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How to Know Whether Contact Lenses Are the Right Choice for Your Child's Vision

If your child wears glasses or needs glasses, you might be curious about contact lenses. Is your child old enough for them? How could they help your child’s vision or quality of life? And what are the risks?

Advances in eye care mean contact lenses can be good options for many children. With newer lens technology, contact lenses are more comfortable than ever and many children find them easy to wear. And when contacts are used responsibly and with good handwashing and hygiene, they are safe and effective. 

We connected with Cori Jones, an optometrist with Banner – University Medicine, to learn more about what you should know if you’re considering getting contact lenses for your child. 

While parents often ask what age a child can start wearing contacts, Dr. Jones said that’s not the most important factor. 

“Technically, kids of any age can be fit in contact lenses,” she said. In fact, babies born with cataracts usually need a high prescription that can’t be corrected well with glasses. “These children may start wearing contact lenses as young as six weeks old.”

For Dr. Jones, motivation is what matters. “I want to see that the child is interested in wearing contact lenses. If it's a case where a parent is pushing it and the kid isn't interested, they're not a good candidate,” she said. 

That said, as a general rule she starts considering contact lenses as a good option for vision correction for kids 10 years old and older.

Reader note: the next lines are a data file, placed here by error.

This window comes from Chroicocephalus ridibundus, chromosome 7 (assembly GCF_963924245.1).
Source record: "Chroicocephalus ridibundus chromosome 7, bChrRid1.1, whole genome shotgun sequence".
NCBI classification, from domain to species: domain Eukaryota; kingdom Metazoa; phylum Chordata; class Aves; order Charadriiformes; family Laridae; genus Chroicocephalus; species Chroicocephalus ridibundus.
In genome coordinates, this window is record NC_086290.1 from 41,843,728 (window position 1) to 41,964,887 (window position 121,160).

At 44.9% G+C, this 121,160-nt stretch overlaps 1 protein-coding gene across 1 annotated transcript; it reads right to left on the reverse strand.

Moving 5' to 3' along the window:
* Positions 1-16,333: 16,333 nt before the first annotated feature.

What to take into consideration

Along with motivation and age, other factors can influence whether your child is ready for contact lenses:

  • How mature is your child? Children need to keep their contact lenses clean and follow the schedule for wearing them. Jones said she evaluates how well children can follow directions. If your child is mature enough to handle other daily tasks, they may be ready for the responsibility of contact lenses.
  • How well does your child take care of their hygiene? Do they have dirt under their fingernails or are they well-groomed? “Like adults, children are at risk of complications like infections, inflammation, scarring and loss of vision if they are not compliant with their contact lens care regimen,” Dr. Jones said.
  • Are you prepared to be involved? Parents play a key role in talking to children about contact lenses and making sure they care for them properly. You'll want to understand what your child thinks about contacts, make sure they know what their responsibilities will be and address any of their concerns.
  • Do they participate in sports or other activities? Contact lenses may be a better option than glasses for active children.
  • How strong is their prescription? “If they have a high prescription that causes things to look abnormally magnified or minified, we may consider fitting them into a contact lens sooner,” Jones said. In some cases, contact lenses may help slow down changes in near-sightedness for children who progress quickly or have large changes in their prescription every year.
  • What does your eye care provider think? Your eye doctor can evaluate your child's eye health, share their thoughts on whether your child is ready and point out any concerns or considerations.

How kids can benefit from contact lenses

There are a few different ways that contact lenses can be better than glasses for many children. Improved self-esteem is one. Even though it’s common for kids to wear glasses, many kids – especially teenagers – might feel self-conscious about how they look in them. Contact lenses aren't noticeable, so your child may feel more confident wearing them.

Contact lenses can also give kids better peripheral vision. That can be especially important for children who are active or involved in sports. “With contacts, kids who are highly active in sports or other activities have the benefit of good vision without having to worry about their glasses falling off, breaking or sliding down their nose due to sweat,” Dr. Jones said.